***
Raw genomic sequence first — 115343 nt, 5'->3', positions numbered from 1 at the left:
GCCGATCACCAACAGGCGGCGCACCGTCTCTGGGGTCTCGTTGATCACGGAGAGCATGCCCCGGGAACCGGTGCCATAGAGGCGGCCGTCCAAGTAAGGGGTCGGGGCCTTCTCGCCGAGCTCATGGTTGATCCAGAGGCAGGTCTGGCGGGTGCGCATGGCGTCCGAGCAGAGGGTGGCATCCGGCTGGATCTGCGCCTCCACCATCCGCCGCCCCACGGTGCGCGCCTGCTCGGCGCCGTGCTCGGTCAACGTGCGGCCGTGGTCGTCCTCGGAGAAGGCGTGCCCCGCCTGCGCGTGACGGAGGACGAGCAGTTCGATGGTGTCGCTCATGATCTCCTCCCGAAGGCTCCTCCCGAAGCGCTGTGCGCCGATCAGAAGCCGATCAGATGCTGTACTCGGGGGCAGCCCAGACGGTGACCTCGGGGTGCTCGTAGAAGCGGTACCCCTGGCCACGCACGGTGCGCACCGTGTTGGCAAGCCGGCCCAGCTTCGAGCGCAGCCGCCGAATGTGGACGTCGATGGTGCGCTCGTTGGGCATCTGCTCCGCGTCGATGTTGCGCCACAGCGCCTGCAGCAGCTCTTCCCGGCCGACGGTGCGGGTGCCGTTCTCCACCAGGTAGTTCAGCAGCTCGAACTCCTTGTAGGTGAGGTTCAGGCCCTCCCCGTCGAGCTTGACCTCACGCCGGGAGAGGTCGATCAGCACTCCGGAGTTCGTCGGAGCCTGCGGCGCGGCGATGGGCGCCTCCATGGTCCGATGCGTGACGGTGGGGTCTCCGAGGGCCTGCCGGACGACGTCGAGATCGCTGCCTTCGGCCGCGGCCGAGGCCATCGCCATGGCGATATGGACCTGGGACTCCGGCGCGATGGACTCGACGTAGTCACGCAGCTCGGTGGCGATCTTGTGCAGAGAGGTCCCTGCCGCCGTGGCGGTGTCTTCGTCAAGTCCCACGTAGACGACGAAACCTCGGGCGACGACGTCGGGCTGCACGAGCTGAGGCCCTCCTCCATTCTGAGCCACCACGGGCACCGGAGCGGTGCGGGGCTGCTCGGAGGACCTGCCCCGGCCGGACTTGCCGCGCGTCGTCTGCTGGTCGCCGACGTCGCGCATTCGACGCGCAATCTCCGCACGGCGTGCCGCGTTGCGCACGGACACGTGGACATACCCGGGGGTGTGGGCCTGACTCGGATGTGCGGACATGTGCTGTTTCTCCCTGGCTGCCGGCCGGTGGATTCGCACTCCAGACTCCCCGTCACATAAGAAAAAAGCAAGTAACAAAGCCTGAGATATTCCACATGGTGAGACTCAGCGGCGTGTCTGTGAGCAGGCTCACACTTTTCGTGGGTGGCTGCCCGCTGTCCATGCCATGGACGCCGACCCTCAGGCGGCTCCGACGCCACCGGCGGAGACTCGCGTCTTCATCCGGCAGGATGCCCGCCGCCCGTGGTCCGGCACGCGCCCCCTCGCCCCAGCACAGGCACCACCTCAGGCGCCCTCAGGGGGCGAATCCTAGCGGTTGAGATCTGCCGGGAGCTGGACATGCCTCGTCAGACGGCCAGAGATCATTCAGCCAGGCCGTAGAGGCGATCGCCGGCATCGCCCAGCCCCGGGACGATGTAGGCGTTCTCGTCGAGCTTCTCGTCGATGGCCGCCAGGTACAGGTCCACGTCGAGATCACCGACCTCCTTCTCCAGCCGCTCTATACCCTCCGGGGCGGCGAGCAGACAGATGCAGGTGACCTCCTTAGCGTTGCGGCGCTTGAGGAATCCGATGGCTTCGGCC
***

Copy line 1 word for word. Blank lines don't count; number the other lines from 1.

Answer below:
Raw genomic sequence first — 115343 nt, 5'->3', positions numbered from 1 at the left: